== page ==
Its headquarters in Livonia, Michigan, belies the company's global scope, which includes offices in Australia and the U.K. But when Broady arrived nearly two years ago, WorkForce was in dire need of two things: a strong marketing plan and a cohesive brand identity.
Those are two big action items, and a risky undertaking for a new CMO. Fortunately, it's also fair to say that few CMOs are better equipped to deal with risk than Broady, whose mother fled Vietnam to Malaysia by boat with Broady and her brother when Broady was 6 1/2. Her mother's bravery made a lasting impression. "In my career, she always would say to me, 'If you try it and it doesn't work, it doesn't change anything' and that's really always been in the back of my head," Broady says.
With this ethos, Broady set out to revamp WorkForce by first establishing its core values -- tenets that every employee could embrace. Internal buy-in was a top priority for Broady, who believes that real marketing change is more than just a top-down transformation. "It's not about the words on the pamphlet; it's about getting people to embrace it," she says. "I really do truly believe employees -- if they love their brand, if they are passionate about where they work -- their enthusiasm will amplify on the market and what we do."
What she and her team centered on was a message of customer-centricity. And with customers at the center the brand, Broady moved on to the next critical step: bringing this idea to life through a transformation of their lead-generation processes. "It's really critical to bring the core processes," she says. "Many times, people think marketers all work on brands and logo and do this creative stuff, but without the process and without the KPIs, you can't measure, and you cannot show effectiveness."
One of the major projects was a relaunch of the WorkForce website. Within a month of the launch, 70 prospects, a record high, were requesting demos of the software. A testament to the strength of her team's rebranding, customers were also calling customer support to laud praise on the new logo.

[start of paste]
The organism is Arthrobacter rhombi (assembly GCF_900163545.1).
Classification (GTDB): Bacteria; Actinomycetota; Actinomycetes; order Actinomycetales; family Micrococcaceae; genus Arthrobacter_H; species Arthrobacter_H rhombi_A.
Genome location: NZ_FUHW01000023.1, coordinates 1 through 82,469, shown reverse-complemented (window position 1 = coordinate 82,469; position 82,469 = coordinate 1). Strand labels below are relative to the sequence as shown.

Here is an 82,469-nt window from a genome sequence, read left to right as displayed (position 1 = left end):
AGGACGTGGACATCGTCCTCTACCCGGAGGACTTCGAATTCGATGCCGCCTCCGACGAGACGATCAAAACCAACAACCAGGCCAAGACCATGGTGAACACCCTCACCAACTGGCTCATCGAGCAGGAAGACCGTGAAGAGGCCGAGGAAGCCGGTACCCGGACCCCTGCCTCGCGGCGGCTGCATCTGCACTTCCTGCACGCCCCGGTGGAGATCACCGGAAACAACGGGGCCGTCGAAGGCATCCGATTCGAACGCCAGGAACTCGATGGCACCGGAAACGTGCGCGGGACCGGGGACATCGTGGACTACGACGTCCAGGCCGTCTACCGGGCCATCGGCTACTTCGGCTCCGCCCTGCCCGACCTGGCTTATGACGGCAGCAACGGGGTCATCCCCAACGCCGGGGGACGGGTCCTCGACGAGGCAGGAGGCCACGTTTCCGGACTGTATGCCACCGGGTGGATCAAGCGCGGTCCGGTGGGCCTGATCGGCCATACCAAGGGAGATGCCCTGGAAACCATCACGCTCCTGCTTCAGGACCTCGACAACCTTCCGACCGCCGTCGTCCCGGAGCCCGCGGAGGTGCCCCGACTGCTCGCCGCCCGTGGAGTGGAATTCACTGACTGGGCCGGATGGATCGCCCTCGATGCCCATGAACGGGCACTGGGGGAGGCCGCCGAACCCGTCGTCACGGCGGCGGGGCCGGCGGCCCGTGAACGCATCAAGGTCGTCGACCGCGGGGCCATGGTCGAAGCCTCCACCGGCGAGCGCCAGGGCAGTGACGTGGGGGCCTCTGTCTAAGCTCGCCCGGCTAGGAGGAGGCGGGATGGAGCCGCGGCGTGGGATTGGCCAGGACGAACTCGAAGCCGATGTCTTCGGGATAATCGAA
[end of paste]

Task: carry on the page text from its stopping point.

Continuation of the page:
While a pleasant surprise, increasing demand for WorkForce was never the goal, Broady says. Her team now only aims to keep demand stable. Prospects are measured against annual recurring revenue (ARR). And whereas the company once aimed to pull 12x its ARR into the top of its marketing funnel, it now aims for only 5x. "What we're focused on today, from a marketing perspective, is looking at effectiveness around our brand," Broady says. "We're really going after quality leads that are coming into the pipeline."
To generate these quality leads, Broady's team relies on a mix of events and digital, at 30% and 70%, respectively. LinkedIn has been of particular utility on the digital front, with an account-based marketing platform that allows Broady's team to collect contact information, generate web traffic and put the right content in front of the right prospects.
Leading with smarter content
Attracting high-quality prospects requires creating high-quality content. The definition of high-quality has changed during Broady's tenure, however. "Coming in two years ago, there were over 100 pieces of content," most of which were over 20 pages. "We just had to completely shift what we were doing," Broady says. Her team now produces "bite-sized" content in the form of videos, e-books, infographics and a blog series.
This content is constantly being monitored for its effectiveness, from the moment a person begins engaging with it. "We have a monthly marketing report that goes out … to tell you exactly who's visiting our website …which content they're downloading. Are they coming from LinkedIn, are they coming from other sites?" Broady says. And when the team needs to pivot its strategy, it does. Broady contends that smaller companies like WorkForce have an edge in this way. "When you're smaller, you're much more agile, and then you can come in and change your entire content calendar immediately," she says.
The sales team has access to all of the assets on Sharepoint, giving them a living library of lead-gen content to reference at a moment's notice. Converting a prospect, of course, requires more than a few choice engagements. (Broady says that some leads take as long as 500 days to convert.) Her hope is that these high-quality leads will convert to high-quality customers. "It would be great to get to 10 to 20% customer base, where you have raving customers that sell to each other," she says. But as any marketer knows, building this type of program is a long game -- one that requires risk, agility and patience. Says Broady: "We are all about fine tuning this year."